Thursday, June 26, 2008

Pandemic flu drill tests city’s readiness

Lessons from ‘very important’ excercise could be applied to other disasters

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A pandemic flu has hit hundreds of homes in Laurel, forcing families to stay indoors and quarantine themselves.

That was the scenario on June 18 when police officers, city officials and about 85 volunteers participated in the city’s pandemic flu drill. The drill, which tested Laurel’s ability to respond to such an emergency, was part of statewide drill of responding to a 5- to 12-week-old pandemic flu epidemic.

The group was briefed in the Laurel City Council Chambers before heading out in police cars, armed with electronic devices and bright yellow vests. Their mission was to identify residents with a highly infectious influenza strain and get them the medications they need before the flu spread any more.

The city sent placards to 800 homes in three neighborhoods - Ashford, Laurel Hills and section one of the Villages at Wellington. About 300 homes participated, a larger-than-anticipated turnout, Flemion said.

Residents randomly chose to display placards that either said they were infected or not infected. Infected homes also listed the number of residents and who was sick.

Volunteers in police cars used binoculars to read the information, which they marked down in a Juno, a personal digital assistant. The Internet-capable device instantly transmitted the information to Information Technology professionals back at the emergency center set up at the Laurel Armory, who printed medication labels for infected residents. A point of distribution was then set up for infected residents to pick up medication.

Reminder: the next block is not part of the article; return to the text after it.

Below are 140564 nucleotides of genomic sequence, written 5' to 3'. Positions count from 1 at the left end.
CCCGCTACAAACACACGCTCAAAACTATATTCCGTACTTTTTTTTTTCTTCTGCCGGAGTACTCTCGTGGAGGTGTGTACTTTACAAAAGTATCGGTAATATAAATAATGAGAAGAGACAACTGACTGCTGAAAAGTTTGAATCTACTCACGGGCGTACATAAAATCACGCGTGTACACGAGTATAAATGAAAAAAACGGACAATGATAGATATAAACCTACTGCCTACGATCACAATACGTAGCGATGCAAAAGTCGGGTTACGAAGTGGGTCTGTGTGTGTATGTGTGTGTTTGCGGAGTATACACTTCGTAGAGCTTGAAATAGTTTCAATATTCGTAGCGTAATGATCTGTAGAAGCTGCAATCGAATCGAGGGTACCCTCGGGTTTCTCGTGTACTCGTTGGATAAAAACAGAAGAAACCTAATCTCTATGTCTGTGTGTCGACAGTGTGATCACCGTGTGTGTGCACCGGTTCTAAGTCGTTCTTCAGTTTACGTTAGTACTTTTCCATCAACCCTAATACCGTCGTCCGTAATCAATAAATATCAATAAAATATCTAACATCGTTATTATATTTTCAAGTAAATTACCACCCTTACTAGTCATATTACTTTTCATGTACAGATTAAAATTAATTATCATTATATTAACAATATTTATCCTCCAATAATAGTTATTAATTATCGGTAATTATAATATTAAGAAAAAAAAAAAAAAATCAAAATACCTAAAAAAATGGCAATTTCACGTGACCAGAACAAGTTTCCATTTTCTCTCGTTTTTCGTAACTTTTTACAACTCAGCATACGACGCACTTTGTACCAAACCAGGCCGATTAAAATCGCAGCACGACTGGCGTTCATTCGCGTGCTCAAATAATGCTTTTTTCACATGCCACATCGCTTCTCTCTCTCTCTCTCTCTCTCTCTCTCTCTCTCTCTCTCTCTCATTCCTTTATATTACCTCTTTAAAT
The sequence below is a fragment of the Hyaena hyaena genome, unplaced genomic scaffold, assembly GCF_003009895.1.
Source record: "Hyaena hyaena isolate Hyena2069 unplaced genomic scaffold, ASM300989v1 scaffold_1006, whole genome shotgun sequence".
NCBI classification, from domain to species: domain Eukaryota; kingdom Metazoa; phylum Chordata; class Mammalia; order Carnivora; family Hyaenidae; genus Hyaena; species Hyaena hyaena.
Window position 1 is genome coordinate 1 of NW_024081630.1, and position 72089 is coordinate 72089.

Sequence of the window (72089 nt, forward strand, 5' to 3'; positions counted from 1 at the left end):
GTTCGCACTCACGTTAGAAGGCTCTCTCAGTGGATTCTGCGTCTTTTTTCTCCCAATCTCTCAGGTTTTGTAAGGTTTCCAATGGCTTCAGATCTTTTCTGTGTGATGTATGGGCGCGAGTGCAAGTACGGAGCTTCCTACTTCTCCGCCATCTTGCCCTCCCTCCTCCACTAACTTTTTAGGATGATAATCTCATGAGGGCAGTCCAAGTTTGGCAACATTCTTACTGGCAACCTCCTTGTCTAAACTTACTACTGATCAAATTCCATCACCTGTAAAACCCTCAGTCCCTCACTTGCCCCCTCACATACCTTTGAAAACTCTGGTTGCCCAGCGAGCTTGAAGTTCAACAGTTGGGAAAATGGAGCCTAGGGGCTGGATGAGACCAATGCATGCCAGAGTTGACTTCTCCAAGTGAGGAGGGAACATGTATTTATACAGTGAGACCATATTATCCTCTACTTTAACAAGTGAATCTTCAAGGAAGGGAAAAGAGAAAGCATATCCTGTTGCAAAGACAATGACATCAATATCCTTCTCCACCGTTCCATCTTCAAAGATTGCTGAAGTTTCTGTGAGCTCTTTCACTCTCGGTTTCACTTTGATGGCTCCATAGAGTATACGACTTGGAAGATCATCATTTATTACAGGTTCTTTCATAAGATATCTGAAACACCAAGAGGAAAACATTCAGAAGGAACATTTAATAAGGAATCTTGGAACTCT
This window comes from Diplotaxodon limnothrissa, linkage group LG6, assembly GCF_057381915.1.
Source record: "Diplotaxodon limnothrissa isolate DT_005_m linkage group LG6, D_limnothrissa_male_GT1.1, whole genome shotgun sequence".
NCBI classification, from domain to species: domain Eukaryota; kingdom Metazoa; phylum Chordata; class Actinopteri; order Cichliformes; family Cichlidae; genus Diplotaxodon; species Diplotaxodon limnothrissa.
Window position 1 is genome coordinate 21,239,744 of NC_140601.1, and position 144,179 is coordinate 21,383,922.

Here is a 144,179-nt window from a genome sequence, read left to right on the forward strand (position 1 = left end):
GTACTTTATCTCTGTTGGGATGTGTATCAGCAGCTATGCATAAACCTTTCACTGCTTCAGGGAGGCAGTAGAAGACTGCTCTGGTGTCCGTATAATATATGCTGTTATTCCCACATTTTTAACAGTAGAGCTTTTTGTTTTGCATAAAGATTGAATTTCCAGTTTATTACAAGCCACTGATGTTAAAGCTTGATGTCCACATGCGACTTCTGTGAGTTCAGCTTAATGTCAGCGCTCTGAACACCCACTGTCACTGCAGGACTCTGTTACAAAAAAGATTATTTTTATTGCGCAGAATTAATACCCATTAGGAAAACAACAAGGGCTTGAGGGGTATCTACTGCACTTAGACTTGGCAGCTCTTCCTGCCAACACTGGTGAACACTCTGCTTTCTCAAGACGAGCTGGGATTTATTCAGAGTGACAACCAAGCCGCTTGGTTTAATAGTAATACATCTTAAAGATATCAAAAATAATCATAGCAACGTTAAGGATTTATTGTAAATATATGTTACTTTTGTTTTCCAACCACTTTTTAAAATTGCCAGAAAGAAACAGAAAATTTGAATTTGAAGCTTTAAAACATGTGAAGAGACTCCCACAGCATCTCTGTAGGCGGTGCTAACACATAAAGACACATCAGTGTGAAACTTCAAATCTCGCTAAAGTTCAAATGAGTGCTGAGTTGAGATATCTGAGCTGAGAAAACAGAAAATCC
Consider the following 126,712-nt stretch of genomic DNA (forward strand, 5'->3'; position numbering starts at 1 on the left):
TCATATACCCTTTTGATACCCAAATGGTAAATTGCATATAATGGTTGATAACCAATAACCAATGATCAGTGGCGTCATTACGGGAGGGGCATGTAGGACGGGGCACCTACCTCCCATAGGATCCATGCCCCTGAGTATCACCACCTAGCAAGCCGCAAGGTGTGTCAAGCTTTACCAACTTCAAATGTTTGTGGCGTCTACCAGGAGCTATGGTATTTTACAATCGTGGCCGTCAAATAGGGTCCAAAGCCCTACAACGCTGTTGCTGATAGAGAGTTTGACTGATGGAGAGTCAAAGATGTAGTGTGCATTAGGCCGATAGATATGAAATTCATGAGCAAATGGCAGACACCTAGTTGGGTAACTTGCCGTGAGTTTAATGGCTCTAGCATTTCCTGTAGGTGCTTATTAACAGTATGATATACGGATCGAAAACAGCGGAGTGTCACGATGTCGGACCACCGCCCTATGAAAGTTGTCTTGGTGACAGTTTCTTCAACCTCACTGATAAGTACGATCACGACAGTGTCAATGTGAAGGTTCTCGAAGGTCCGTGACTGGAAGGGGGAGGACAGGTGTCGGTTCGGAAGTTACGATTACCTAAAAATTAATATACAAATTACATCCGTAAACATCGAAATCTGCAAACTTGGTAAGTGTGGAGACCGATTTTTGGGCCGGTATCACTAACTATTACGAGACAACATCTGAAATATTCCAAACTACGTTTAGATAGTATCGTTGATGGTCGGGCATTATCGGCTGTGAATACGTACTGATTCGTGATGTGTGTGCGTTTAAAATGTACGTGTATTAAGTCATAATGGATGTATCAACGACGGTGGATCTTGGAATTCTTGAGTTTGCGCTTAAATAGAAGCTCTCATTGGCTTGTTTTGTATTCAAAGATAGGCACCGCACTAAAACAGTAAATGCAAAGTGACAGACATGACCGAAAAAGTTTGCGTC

Before, the process of documentation was all done by hand with paper that had to be taken back to the emergency operations center, Flemion said.

‘‘We’re eliminating one step by automating it in the field,” he said.

Sherry Adams, director of the state’s office of Preparedness and Response, said Laurel’s exercise may be the only one of its kind run in the state this year as it used the latest technology and a medication distribution center.

The department will analyze Laurel’s reports in the next 60 days to determine how effective the methods were.

‘‘That’s a very important exercise that they did there that we’re particularly interested in because I think it has a lot of applicability in other areas as well,” she said. ‘‘It may well be replicated around the country.”

She said Laurel’s methodology could be applied in other disaster-response situations.

Laurel was not just testing its response to the pandemic flu, Flemion said, but also a new, highly technological emergency response, using GPS and Internet-capable PDAs that can be used in the wake of natural disasters like a tornado.

A number of organizations joined the three-day statewide drill, including 21 health departments, 44 hospitals and 20 state agencies, Adams said. Laurel was one of seven municipalities running the drill, Flemion said.

Many of the 85 volunteers were part of the county and Laurel Community Emergency Response Team, whose members are trained and organize on the neighborhood level in the event of an emergency.

Bowie resident Peter Saderholm, 68, has been a CERT volunteer for six months and said Laurel’s exercise was crucial in evaluating how well the team would handle such a situation.

‘‘Unless you train and practice, and experience the difficulties, you’re never prepared for the real situation,” he said.

Greenbelt CERT volunteer Rena Hull, 66, is a retired nurse who joined the team in 2005. She said a community has to look from within to respond to a crisis.

‘‘The best way to find a helping hand is at the end of your own arm,” she said. ‘‘If our community doesn’t help itself, who will?”